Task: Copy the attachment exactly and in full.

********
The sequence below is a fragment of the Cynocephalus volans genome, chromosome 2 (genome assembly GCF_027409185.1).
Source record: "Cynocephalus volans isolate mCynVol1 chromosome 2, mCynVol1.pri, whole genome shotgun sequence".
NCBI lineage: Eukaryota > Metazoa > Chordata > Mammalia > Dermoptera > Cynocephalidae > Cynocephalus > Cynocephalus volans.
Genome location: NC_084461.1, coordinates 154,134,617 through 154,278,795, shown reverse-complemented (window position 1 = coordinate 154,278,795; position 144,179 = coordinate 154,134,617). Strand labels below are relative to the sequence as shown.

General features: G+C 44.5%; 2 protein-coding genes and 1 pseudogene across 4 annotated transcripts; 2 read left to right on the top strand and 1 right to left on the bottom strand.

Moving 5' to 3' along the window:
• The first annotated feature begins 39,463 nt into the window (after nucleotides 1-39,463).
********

The sequence below is a fragment of the Cynocephalus volans genome, chromosome 2 (genome assembly GCF_027409185.1).
Source record: "Cynocephalus volans isolate mCynVol1 chromosome 2, mCynVol1.pri, whole genome shotgun sequence".
NCBI lineage: Eukaryota > Metazoa > Chordata > Mammalia > Dermoptera > Cynocephalidae > Cynocephalus > Cynocephalus volans.
Genome location: NC_084461.1, coordinates 154,134,617 through 154,278,795, shown reverse-complemented (window position 1 = coordinate 154,278,795; position 144,179 = coordinate 154,134,617). Strand labels below are relative to the sequence as shown.

General features: G+C 44.5%; 2 protein-coding genes and 1 pseudogene across 4 annotated transcripts; 2 read left to right on the top strand and 1 right to left on the bottom strand.

Moving 5' to 3' along the window:
• The first annotated feature begins 39,463 nt into the window (after nucleotides 1-39,463).